Tom Watkins a “cheerleader” for public education

Feb 21, 2020 by

Tom Watkins

Tom Watkins has been criticized by some as a “cheerleader” for public education. He wears the “criticism” as a badge of honor. The former Michigan state superintendent of schools (2001-05) has been able to look into the future and to help prepare organizations for the hyper-competitive, disruptive, technologically-driven (think AI) world that our children are facing. He understand we must prepare our students for their future and not our past. He has truly thought globally (considered an “expert” on China) and has acted locally helping to create shelter for homeless/runaway youth, creating a university based public school, creating high quality community behavioral health programs for persons with serious mental illness and intellectual and developmental disabilities, advocating for youth and other vulnerable and people without a voice. Watkins has been able to weave his experience in the public, private, non-profit, philanthropy, business, government, political  and media sectors to add value and make a difference in all organizations he has lead. Some are said to have a “career ladder,” Watkins has had a career rock climb weaving the skills and experience together to produce results in a wide variety of organizations in the private and public sectors . 

We caught up with Tom recently and sat down with him to discuss his thoughts on  education in Michigan and across the country. 

  1. EdNews: Tom, you start your recent article off by asking a provocative question: “Can there truly be a shared vision and common agenda between the K-12 education community, business, labor, philanthropy, and civic leaders that helps propel our system of public education boldly into the future?” Without reading the entire article, what is your one word answer? 

A resounding yes!  I am happy to see a coalition of the willing come together and focus on what can truly prepare our children for the world they will lead. In Michigan, there  are signs in the air that an alliance between  groups that have historically been at odds may have laid down their swords long enough to concentrate on where they have agreement that can enhance teaching and learning— which is a hugh beginning an extremely good sign.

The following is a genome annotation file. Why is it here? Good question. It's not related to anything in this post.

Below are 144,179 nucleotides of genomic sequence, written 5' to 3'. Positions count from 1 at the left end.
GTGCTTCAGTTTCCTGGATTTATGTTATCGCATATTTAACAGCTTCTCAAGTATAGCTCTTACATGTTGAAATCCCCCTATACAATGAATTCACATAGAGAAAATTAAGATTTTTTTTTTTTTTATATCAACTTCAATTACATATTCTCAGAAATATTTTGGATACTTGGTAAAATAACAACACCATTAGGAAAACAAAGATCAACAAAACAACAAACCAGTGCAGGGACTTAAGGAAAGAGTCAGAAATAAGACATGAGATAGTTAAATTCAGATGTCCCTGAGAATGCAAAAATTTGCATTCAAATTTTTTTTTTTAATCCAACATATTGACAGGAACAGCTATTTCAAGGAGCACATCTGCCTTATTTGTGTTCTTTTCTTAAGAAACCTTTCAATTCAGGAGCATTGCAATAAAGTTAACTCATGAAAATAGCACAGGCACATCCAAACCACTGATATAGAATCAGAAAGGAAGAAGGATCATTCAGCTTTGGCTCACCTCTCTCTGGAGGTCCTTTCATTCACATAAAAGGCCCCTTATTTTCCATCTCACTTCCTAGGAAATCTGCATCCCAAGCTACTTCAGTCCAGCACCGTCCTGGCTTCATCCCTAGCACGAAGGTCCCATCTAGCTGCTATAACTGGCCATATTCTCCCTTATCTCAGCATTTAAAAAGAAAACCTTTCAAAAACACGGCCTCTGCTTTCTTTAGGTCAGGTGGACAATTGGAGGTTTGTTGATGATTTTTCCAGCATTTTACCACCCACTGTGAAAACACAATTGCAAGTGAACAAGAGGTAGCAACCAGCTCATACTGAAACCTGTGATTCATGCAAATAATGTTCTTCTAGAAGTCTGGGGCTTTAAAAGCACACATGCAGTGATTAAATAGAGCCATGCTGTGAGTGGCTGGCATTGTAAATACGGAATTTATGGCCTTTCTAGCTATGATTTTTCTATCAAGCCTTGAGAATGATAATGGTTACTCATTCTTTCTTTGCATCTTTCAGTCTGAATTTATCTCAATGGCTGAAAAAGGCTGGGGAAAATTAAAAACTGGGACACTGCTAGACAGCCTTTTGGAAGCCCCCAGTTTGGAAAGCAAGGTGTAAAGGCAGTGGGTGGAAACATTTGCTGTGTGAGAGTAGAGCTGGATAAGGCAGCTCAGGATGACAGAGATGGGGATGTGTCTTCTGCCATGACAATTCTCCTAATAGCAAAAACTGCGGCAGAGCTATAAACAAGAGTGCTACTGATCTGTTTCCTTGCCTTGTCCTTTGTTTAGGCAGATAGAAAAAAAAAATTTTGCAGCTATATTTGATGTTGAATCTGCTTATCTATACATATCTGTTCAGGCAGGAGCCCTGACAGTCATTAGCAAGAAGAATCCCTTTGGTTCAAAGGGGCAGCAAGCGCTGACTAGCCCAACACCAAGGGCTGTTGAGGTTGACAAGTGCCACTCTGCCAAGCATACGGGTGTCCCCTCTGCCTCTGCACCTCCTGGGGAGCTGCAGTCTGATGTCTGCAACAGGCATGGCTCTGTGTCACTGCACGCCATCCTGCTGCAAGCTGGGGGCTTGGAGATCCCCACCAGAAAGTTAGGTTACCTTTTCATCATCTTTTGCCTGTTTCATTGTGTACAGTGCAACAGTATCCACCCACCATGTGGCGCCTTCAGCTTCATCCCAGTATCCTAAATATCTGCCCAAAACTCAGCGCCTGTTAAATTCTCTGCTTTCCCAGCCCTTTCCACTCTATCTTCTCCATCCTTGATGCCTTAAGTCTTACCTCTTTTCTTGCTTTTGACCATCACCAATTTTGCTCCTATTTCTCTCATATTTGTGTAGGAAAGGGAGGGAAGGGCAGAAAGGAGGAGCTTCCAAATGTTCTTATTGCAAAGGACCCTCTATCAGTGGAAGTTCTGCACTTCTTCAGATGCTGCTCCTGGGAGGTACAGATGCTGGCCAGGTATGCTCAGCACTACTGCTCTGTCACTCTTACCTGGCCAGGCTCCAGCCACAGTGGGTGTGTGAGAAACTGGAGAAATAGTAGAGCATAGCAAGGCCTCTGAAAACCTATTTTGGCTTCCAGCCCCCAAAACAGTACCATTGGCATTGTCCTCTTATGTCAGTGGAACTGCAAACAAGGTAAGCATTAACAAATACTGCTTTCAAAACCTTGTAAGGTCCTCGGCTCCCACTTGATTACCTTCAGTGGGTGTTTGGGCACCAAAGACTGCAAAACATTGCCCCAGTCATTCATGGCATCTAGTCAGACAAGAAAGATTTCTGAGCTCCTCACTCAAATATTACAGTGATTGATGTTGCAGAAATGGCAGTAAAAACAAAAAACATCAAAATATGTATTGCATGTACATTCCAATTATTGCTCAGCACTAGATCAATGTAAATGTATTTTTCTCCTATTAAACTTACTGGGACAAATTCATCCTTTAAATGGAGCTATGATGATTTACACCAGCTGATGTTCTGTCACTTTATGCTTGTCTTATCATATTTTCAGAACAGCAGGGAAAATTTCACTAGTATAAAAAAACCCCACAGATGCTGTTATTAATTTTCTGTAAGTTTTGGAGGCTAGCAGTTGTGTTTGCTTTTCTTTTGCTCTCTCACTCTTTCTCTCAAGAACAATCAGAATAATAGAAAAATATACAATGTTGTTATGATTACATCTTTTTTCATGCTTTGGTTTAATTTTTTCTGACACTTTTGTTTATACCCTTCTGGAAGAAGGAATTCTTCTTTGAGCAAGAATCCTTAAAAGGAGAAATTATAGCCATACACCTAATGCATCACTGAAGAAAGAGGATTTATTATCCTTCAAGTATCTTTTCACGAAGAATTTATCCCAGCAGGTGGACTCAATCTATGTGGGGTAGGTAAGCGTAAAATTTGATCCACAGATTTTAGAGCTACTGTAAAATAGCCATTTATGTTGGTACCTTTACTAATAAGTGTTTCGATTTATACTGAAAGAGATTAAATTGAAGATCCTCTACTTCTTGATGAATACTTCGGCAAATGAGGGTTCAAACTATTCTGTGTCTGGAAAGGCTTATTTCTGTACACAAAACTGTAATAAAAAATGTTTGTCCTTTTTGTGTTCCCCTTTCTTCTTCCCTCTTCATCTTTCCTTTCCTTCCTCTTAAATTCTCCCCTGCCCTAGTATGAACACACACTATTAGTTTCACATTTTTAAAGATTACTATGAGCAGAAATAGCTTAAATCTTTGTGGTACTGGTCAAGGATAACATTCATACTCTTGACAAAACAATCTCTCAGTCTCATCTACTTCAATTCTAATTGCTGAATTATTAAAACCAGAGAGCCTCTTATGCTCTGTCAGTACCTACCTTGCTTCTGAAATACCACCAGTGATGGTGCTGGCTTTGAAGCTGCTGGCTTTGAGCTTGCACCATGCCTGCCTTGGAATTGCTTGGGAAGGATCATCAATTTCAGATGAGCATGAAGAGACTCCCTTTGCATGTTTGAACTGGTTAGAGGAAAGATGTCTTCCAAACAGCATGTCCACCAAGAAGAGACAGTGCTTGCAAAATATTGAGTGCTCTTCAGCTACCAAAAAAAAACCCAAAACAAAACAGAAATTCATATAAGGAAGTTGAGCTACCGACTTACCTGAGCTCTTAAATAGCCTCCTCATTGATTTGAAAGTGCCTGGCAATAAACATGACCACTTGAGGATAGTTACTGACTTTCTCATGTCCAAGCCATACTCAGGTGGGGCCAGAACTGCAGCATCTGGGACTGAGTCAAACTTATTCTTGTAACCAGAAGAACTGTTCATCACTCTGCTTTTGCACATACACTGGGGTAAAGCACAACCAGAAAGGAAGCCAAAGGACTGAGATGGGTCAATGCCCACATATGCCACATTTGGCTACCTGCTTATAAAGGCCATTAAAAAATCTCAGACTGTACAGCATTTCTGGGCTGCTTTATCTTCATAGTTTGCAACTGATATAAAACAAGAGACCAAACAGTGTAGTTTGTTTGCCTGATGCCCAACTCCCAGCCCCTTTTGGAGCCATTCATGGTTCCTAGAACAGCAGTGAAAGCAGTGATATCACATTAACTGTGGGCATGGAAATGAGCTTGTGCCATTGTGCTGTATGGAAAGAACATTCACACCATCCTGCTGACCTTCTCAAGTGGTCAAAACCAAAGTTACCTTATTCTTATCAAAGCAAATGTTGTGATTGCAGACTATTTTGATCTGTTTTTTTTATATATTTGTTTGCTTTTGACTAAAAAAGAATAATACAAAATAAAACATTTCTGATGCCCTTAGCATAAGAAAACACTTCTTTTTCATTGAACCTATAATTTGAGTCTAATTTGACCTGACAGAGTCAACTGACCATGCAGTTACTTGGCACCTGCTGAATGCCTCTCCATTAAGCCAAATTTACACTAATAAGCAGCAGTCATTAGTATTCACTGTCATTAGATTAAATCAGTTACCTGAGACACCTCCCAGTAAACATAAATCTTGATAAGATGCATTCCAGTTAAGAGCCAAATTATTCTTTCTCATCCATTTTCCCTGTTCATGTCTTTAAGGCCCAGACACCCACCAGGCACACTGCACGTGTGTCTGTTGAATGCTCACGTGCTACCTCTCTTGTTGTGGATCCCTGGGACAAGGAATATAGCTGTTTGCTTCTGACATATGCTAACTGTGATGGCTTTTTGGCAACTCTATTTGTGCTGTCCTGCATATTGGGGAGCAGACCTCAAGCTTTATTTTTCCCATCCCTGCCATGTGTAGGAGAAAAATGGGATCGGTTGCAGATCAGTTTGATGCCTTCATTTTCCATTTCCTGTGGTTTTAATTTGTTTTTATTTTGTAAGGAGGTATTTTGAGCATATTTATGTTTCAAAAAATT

1. EdNews: Education and educators across America has been under siege of late. What is taking place in your home State of Michigan?

Michigan educators are deserving of a statewide collaboration that has their and our children’s backs. Educators in Michigan today are feeling unappreciated and, in many cases, under siege. They clearly feel the support of Governor relatively new Governor, Gretchen Whitmer. The Governor, a friend and demonstrated supporter of quality public education, has unveiled her new budget containing the largest funding increase for classrooms in nearly 20 years. I happily cede my title as a public education cheerleader to Governor Whitmer. The Governor has set a positive tone for public education that has a positive ripple effect across the State. You can feel the energy in her State of the State address, when she invites educators to the Governors Mansion to discuss her education budget and when she gave the Democratic response to President Trump’s State of the Union from her daughters high school. She is not simply talking the talk, Governor Whitmer, through her budget is walking the walk In support of public education.

  1. EdNews: Tell our readers about “Launch Michigan”? 

Launch Michigan ( is an unprecedented partnership of business, education, labor, philanthropy, and civic leaders, as well as parents, all of whom care deeply about education and our state’s collective future.  Launch Michigan is the relatively new-coalition that has been busy working on an agenda across the political spectrum – one that all might rally behind and support. Their goal is to boost education excellence for every student, every school, and our state.

There research shows the things Michigan parents want for their children and we all want for our state: 

• A strong, diverse, and growing economy.

• Plentiful and rewarding jobs.

• A vibrant, thriving place to put down roots.

• Communities abundant with opportunities and thoughtful, engaged people.

• Income and lifestyle that exceeds our own.

They understand the public education system that served our students well fifty years ago is no longer preparing all of them to be the critical, versatile, and creative thinkers we need to sustain robust communities, fuel a vigorous economy, and live meaningful and rewarding lives. Put simply, it is getting harder and harder to achieve the American dream of having our children do better in life than we did.”